It's business as usual for many in diverse Baltimore

Yule be served on Christmas

December 26, 2007|By Michael Dresser | Michael Dresser,Sun reporter

From Pikesville to 33rd Street to Corned Beef Row, Baltimore residents and visitors were providing proof yesterday that you don't have to be Christian to have a blast on Christmas.

While most mall parking lots were vacant, many of the businesses that remained open bubbled with a celebratory mood, even among those who don't celebrate the holiday in the religious sense.

In Pikesville, Jewish couples whose children were in school spent their day off from work having a mini-honeymoon at Goldberg's New York Bagels. On 33rd Street, Hindus were preparing for Christmas parties, and Muslims were laying in extra stores of lamb and goat to share with friends.

People of all faiths or none at all found their way to East Baltimore for the near-religious experience of a corned beef sandwich and cream soda at Attman's deli.

With temperatures mild and the sun shining brightly, the holiday seemed to expand to take in more people.

"Everybody's in the spirit. Christmas is a wonderful holiday," said Suzanne Rosman, a Jewish Federal Hill resident who was waiting in line for a sandwich at Attman's.

For many Baltimore-area Jews and not a few gentiles, the holiday began with a trip to Goldberg's restaurant and bakery - a Pikesville institution that recently moved into expanded quarters on Reisterstown Road.

Owner Stanley Drebin said baking started at midnight, producing thousands of his establishment's award-winning bagels. He was expecting to sell more than twice what he would on a typical Tuesday.

"This is one of our biggest days - this and the day before Yom Kippur. Why? Because nobody else is open," Drebin said.

There was, in fact, a smattering of businesses open along Reisterstown Road, but not enough to keep the bagel emporium from being packed in the late morning with a clientele that mirrored the diversity of Judaism itself.

"The Conservatives, the Orthodox, the Reform all get together [here]," said Drebin, himself an Orthodox Jew.

Lane Gordon of Owings Mills, sitting alone at Goldberg's because his wife was working, accepted congratulations on his impending 50th birthday and enjoyed a bagel with a tangy scallion spread. He, too, was struck by the mingling of everyone from the ultra-Orthodox to the nonreligious.

"Food gives you a sense of belonging," he said.

While Gordon doesn't celebrate Christmas, he certainly was enjoying the day. "I think it's all good. We're all trying to find something - a good life, a good meaning, to instill good values in our children," he said.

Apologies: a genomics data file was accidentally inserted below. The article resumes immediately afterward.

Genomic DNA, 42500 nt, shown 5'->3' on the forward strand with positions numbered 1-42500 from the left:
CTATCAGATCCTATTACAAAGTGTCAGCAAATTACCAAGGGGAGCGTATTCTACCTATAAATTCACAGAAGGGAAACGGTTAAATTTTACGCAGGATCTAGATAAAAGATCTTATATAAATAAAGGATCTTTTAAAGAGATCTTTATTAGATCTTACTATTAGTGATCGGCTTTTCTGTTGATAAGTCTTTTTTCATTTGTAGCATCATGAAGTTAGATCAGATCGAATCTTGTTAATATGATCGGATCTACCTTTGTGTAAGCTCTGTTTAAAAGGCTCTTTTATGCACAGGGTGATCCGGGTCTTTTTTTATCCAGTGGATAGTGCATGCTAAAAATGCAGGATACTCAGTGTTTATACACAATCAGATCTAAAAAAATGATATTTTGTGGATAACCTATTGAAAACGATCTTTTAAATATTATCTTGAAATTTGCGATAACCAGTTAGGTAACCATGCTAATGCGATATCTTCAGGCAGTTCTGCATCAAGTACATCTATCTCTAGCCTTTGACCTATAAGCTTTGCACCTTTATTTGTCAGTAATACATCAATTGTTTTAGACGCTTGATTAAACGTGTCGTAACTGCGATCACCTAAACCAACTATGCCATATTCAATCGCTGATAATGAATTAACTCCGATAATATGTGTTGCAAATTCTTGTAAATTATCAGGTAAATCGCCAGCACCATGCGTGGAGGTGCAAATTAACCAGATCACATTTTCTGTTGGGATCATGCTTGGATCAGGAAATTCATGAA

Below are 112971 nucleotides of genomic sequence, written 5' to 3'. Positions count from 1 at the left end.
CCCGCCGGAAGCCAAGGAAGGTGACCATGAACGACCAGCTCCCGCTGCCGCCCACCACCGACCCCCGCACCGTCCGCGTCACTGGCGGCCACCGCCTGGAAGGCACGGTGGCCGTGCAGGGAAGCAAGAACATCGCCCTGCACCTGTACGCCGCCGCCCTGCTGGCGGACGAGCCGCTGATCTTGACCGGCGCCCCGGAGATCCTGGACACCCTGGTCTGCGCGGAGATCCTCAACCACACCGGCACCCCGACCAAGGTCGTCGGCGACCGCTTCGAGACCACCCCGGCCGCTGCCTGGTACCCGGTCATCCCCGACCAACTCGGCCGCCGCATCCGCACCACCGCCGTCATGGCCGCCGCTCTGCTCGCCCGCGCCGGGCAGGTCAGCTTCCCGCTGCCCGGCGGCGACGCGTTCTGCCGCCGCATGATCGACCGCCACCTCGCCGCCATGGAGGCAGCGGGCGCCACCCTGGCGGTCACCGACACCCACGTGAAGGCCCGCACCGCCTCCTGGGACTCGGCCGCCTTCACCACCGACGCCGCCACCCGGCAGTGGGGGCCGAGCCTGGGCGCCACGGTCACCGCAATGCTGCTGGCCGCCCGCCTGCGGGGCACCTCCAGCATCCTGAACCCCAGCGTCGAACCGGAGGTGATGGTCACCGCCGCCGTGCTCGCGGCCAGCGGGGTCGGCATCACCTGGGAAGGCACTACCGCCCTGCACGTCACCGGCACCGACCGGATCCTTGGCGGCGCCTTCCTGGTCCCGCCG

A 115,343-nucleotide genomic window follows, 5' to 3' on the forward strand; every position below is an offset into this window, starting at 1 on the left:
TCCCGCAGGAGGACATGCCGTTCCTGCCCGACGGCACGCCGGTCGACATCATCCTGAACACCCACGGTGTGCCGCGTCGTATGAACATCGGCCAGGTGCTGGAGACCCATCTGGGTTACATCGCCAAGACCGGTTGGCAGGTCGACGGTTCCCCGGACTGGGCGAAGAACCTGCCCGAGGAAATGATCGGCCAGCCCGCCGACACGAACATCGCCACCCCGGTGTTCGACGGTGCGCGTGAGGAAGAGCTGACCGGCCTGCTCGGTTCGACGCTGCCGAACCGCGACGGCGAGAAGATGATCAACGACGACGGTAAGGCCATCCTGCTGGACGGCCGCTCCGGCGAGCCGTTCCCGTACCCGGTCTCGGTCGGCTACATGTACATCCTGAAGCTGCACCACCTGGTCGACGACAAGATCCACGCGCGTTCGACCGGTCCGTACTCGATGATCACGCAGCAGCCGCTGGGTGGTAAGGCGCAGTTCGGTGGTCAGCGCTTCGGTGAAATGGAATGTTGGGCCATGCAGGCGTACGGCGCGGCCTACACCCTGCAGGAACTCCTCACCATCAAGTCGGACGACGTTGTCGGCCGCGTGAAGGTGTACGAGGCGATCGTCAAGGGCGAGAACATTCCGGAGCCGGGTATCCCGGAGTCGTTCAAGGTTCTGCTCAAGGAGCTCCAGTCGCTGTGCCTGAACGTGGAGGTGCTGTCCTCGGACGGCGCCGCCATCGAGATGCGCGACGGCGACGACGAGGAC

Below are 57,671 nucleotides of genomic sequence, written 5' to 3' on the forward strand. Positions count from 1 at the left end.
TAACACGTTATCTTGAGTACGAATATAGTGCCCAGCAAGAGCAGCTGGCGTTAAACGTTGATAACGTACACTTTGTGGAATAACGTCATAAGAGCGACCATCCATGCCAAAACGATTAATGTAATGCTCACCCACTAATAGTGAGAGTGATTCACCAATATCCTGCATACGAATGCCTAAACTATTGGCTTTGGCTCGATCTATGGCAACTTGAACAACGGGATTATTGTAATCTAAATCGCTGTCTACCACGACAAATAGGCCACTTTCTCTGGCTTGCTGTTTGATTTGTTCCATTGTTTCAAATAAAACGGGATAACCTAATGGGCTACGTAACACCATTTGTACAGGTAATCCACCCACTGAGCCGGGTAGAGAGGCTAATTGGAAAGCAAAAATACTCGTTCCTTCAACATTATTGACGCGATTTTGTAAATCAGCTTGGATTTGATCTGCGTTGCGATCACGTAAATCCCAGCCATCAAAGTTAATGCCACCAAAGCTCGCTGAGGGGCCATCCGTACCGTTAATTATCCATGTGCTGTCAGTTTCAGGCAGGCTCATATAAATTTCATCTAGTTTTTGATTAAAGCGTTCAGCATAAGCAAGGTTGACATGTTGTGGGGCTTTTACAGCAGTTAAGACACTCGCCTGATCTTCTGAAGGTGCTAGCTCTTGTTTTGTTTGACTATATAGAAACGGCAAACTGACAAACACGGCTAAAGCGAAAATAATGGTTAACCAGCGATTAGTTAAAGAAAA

For some couples whose offices were closed - such as Matt and Rina Walter - it was a chance to have a rare weekday off without the children in tow. Their daughter and son attend religious schools, neither of which closed for the Christian holiday.

Matt Walter had mixed feelings about the parental respite.

"It's nice, because we get to get off and spend a bit of time together," he said. "[But] I'd rather have the kids with us so we could have done something as a family."

Outside, Ruth Adelsberg was distributing leaflets for a charity sale at nearby Belsky's Furniture and Baby Basics to benefit the Chesed Fund. She said she treats Christmas as a "mitzvah day."

"We try to fill the day with doing good things," she said. "For me it's just a time when other people are keeping what's important to them and I respect that very much."

And, in her way, she shares in it. Last night she was planning to visit Hampden to see the famous Christmas light display there.

At Punjab Groceries and Halal Meat on 33rd Street at Barclay Street, Janu Burma, a student at Baltimore Community College, was stocking up on Asian delicacies for a party last night. A Nepalese Hindu, she said the celebration of Christmas has become a tradition in her country.

Mohammad Arshad, who works at the market, said the store caters mostly to people from India - Christians, Hindus and Muslims like himself. He said Christmas is part of his culture, too.

"A lot of people buy the lamb and goat meat - whole leg - and invite in other people," he said.

Over on Corned Beef Row, Marc and Debbie Attman were getting a chance to lunch on their own food after the midday rush. Where other Lombard Street businesses close down, they open Attman's for a half-day and attract customers from far and wide - some of whom come back Christmas after Christmas.

"We have people who come in from Montana. We're everywhere now," Marc Attman said.

Stuart Dvorkin and Gail Sander, who were lunching at Attman's, had come from Northern Virginia to spend a few days in Baltimore. The former New Yorkers say the city feels like a borough of their hometown.

The couple said they celebrated Hanukkah a few weeks ago and were treating Christmas as a chance for a break.

"There's a different orientation when you're not celebrating the holiday," Dvorkin said. "We just look at this as a nice time to chill out, to relax."

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